time measurement with Pic16F84

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I am using PIC 16F84 for my project and I need to measure the time
interval between two rising edges of input signal. Input signal is
like a clock but the period of the signal is not so stable. So
basically I want to measure the time between the rising edges that
comes one after another, and also measure several of them and take the
average of many to obtain an average clock period. I know how to
handle external interrupt (RB0/INT), but I dont know how to manipulate
it and measure some time interval in it. Also I want to use the
measured time intervals in comparisons so that I can do other things
according to that time.
(I use a 4 MHz crystal oscillator.)
any suggestions will work.
regards

Yusuf

Re: time measurement with Pic16F84
On 29 Jul 2003 07:02:33 -0700, snipped-for-privacy@su.sabanciuniv.edu (yusuf)

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Read up on Input Capture functions (called CCP modules in PIC-talk).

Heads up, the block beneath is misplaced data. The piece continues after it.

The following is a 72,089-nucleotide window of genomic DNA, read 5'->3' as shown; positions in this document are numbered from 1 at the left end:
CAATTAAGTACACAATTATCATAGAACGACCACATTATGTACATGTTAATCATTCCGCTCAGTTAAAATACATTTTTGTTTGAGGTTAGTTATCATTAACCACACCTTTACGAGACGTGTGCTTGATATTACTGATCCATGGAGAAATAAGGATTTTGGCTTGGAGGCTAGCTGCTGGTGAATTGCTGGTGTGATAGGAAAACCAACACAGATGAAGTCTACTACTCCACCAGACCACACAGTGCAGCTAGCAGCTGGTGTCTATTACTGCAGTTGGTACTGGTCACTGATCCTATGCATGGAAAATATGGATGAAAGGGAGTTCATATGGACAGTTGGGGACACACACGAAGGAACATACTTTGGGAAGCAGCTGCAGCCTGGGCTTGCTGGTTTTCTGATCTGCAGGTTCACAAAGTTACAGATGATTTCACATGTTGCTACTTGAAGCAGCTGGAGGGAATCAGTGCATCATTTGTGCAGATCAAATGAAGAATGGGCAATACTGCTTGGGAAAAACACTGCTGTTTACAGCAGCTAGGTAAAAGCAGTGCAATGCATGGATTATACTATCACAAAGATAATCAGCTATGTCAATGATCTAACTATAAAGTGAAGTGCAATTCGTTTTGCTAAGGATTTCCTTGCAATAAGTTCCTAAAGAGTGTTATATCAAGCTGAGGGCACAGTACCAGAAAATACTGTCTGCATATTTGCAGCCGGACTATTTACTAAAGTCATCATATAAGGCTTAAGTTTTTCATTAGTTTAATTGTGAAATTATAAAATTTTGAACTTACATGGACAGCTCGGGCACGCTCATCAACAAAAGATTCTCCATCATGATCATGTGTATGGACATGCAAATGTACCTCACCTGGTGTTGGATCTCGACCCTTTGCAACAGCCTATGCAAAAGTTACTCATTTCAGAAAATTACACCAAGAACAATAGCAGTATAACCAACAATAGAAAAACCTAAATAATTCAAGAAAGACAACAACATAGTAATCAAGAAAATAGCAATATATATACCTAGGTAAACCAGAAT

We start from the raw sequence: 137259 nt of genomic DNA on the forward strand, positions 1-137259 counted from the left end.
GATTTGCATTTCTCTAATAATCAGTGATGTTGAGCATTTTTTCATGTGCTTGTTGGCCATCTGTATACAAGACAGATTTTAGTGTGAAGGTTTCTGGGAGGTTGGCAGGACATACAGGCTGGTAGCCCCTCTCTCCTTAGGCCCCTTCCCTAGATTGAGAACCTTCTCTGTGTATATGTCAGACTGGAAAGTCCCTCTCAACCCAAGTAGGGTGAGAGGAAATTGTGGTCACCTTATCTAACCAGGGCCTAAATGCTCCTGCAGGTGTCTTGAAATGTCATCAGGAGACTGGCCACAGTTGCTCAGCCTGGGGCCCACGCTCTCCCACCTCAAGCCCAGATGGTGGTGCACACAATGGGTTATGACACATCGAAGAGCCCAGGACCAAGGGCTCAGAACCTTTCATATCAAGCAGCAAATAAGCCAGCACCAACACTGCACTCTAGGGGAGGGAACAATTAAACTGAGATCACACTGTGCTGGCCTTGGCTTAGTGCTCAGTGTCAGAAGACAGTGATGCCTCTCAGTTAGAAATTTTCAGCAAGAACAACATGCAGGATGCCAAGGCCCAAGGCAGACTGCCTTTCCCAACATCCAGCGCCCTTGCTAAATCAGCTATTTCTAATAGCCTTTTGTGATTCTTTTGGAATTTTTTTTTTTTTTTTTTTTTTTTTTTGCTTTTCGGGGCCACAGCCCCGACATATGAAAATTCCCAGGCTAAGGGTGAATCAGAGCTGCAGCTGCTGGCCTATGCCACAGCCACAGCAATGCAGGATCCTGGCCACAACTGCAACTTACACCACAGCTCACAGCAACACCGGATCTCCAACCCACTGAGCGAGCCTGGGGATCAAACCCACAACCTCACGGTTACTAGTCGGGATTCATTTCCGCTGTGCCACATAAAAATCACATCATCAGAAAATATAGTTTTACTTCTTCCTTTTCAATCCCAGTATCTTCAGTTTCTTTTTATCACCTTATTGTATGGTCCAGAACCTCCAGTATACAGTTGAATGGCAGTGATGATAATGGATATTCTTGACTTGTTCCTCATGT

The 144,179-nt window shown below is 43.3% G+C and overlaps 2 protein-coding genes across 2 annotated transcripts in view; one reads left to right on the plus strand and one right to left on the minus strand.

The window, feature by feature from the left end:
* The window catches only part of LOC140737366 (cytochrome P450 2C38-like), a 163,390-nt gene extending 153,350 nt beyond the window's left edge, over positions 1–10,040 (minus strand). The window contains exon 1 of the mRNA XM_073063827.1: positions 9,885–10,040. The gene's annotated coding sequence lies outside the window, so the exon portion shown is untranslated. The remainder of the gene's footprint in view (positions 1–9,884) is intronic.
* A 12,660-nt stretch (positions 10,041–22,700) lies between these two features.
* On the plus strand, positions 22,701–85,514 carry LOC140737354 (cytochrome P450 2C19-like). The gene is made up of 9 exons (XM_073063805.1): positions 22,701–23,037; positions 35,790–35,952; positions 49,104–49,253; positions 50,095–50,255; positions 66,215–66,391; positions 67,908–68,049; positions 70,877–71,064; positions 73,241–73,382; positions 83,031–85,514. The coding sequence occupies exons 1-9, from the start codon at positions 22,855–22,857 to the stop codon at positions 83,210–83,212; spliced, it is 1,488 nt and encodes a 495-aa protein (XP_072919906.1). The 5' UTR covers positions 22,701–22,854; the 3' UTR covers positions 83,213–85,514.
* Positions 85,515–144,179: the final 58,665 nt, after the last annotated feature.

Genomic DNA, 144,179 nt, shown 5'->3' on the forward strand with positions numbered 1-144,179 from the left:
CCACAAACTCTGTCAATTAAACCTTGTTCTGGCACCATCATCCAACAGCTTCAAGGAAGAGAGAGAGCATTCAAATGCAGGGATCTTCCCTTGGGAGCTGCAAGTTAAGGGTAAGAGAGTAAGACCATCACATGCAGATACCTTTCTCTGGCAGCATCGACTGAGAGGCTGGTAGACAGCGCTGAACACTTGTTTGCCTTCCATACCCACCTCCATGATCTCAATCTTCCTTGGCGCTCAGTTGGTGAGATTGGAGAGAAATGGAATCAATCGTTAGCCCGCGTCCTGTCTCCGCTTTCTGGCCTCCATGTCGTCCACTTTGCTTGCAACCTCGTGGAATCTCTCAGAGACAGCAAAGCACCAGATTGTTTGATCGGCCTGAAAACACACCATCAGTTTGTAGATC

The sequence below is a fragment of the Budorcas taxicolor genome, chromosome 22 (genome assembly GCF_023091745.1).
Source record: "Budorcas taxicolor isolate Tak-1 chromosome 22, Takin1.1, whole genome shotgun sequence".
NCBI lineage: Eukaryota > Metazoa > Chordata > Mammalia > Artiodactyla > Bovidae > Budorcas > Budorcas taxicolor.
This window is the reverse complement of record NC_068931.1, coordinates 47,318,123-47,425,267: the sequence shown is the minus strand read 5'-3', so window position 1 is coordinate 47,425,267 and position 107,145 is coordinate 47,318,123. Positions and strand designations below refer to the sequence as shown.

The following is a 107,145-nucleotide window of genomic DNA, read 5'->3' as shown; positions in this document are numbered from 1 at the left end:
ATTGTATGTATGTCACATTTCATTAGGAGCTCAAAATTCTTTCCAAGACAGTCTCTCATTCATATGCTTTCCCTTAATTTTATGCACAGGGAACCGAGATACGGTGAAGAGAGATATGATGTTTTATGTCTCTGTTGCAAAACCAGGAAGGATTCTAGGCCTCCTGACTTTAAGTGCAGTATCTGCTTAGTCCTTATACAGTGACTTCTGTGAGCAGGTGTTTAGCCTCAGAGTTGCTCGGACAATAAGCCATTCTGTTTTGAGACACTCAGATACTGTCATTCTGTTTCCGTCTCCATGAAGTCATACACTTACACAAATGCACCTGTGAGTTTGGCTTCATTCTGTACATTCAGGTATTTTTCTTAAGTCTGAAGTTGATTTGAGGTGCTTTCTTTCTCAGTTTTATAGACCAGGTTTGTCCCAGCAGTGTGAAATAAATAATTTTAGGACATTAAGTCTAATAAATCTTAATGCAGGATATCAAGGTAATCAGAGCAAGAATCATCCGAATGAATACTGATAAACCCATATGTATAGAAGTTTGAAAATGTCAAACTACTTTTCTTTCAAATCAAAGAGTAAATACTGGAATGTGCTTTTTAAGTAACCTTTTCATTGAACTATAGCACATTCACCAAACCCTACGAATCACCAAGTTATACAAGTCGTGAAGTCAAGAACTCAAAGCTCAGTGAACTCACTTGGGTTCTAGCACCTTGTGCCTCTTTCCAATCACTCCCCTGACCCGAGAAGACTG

-Robert Scott
 Ypsilanti, Michigan
(Reply through newsgroups, not by direct e-mail, as automatic reply address is
fake.)


Re: time measurement with Pic16F84
Robert Scott ESCRIBIO


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The 16f84  doesn't possess CCP.

A possibility is use the interrupt RB0 to start and stop the count of
the TMR0, Then this count to interpret it as the time.  
  
good bye


Re: time measurement with Pic16F84
You told me to read about the ccp modules for 16F84 but these modules
are available in 16F628.Did you mean to use 16F628 instead of 16F84?

Re: time measurement with Pic16F84
On 30 Jul 2003 01:18:19 -0700, snipped-for-privacy@su.sabanciuniv.edu (yusuf)

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I didn't realize that the 16F84 didn't have any CCP modules.  In that
case you will have to read a free-running counter clocked by
instruction cycles in response to an interrupt from an external
source.  Subtract the two readings and you have the time between
edges.  Unfortunately, this method is subject to inaccuracies caused
by variable interrupt latency.  But if you never disable the
interrupt, this latency variability will be at most one instruction
cycle time, because you might be interrupting a one-cycle instruction
or a two-cycle instruction.  Except for that, the software method is
potentially just as accurate as the Input Capture method.


-Robert Scott
 Ypsilanti, Michigan
(Reply through newsgroups, not by direct e-mail, as automatic reply address is
fake.)


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